Philadelphia’s Vacant Property Journey is one of three conducted by Virginia Tech’s Vacant Property Research Network (VPRN), with support from the Ford Foundation, to document resilient approaches to reclaim vacant properties in three cities: Philadelphia, Cleveland, and Baltimore. These studies identify policy reforms and program innovations to reclaim vacant properties, discuss each city’s capacity and networks for adapting to ever-shifting vacant property problems, and offer recommendations for improving and sustaining each city’s more resilient approach to urban regeneration. By synthesizing the strategies and initiatives across these three pioneering cities, the case studies bring to life the elements of a holistic policy process that can assist practitioners, policymakers, and researchers in the design and development of a more resilient system for reclaiming vacant properties and regenerating distressed communities. Click here to read.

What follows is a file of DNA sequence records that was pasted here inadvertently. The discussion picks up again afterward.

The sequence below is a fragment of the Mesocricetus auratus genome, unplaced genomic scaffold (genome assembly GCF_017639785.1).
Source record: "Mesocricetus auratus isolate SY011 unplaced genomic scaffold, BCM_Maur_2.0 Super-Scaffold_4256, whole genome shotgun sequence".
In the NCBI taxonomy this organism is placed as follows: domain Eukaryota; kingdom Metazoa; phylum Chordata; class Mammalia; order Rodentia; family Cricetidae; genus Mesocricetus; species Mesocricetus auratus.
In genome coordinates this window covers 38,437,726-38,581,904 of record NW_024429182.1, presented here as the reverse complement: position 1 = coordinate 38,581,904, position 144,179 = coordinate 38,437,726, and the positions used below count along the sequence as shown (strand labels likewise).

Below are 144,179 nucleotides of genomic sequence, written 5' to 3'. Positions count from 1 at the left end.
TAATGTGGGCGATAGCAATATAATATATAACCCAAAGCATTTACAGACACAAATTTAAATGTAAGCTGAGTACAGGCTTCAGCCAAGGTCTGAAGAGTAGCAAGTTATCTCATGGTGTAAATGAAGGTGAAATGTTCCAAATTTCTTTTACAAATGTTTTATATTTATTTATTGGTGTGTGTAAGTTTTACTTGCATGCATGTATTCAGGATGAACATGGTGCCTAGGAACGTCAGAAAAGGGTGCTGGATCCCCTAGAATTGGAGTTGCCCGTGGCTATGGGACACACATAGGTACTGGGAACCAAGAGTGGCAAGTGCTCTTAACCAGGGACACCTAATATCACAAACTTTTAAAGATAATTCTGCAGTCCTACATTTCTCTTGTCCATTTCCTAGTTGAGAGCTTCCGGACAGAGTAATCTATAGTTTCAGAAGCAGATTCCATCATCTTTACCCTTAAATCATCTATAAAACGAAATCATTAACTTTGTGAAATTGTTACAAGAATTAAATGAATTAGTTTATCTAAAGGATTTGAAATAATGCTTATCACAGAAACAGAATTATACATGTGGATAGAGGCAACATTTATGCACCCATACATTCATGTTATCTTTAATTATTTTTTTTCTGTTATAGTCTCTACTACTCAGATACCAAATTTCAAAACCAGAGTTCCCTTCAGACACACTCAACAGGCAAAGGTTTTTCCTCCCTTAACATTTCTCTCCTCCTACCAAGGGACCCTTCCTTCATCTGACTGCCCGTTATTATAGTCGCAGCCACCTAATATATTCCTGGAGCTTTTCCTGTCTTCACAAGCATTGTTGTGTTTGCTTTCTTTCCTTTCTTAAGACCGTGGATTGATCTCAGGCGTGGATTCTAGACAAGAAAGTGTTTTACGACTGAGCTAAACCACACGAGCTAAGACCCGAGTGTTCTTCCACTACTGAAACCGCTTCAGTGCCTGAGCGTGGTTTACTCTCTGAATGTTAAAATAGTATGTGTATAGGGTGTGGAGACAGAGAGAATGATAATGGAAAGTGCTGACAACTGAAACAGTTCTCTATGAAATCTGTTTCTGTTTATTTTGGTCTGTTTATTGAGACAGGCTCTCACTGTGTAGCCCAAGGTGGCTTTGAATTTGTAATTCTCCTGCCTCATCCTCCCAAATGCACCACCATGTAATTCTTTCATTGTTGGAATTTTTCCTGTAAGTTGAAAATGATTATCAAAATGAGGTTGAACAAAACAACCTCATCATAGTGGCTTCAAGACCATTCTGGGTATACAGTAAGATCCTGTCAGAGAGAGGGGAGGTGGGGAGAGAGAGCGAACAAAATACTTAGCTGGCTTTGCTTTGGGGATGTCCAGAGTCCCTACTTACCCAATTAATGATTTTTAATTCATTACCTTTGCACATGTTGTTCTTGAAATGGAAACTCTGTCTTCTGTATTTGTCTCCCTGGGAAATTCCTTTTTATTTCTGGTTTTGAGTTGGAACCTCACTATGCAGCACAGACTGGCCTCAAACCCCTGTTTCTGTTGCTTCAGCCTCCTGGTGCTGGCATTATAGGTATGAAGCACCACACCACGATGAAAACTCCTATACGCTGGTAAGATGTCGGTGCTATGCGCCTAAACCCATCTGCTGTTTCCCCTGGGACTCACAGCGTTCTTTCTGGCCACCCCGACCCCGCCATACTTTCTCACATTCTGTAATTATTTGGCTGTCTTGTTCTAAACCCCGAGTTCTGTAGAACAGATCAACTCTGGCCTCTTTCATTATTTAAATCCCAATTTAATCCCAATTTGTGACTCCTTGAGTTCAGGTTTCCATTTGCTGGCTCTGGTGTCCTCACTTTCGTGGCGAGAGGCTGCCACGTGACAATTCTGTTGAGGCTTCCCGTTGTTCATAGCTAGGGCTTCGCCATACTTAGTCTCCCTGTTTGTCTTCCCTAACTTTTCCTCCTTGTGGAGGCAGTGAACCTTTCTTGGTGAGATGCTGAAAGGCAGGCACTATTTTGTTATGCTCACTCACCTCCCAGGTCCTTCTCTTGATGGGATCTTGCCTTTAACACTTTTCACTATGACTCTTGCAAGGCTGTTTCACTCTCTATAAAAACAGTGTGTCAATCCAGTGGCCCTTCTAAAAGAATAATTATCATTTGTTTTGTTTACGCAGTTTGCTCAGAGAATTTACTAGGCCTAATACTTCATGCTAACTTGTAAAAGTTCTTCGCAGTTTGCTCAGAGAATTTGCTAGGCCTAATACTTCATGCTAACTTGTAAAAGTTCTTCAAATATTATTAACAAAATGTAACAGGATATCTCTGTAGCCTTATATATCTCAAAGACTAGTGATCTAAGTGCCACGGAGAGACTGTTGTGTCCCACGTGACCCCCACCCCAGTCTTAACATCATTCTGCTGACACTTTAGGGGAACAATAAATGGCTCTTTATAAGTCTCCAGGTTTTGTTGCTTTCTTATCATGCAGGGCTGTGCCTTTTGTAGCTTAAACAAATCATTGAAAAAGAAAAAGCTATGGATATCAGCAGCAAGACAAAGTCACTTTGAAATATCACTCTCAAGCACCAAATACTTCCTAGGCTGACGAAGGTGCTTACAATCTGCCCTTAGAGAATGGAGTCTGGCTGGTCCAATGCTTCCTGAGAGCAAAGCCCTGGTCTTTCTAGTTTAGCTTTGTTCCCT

Vacant Properties Model Practices Case Studies (Model Practices): The Metropolitan Institute will also publish case studies on innovative policies and programs that cities have effectively used to prevent, reclaim, and reuse vacant properties. The case studies will highlight pioneering vacant property practices, such as housing courts, land banks, registration ordinances, and urban greening initiatives that any community can learn from and adapt to meet local conditions. The primary audiences are the foot soldiers of the vacant property reclamation movement as well as state and local policymakers. By evaluating the vacant property activities of three to four cities, these case studies will collectively provide a comprehensive framework for addresses that negative impacts of vacant and abandoned properties on neighborhoods and cities.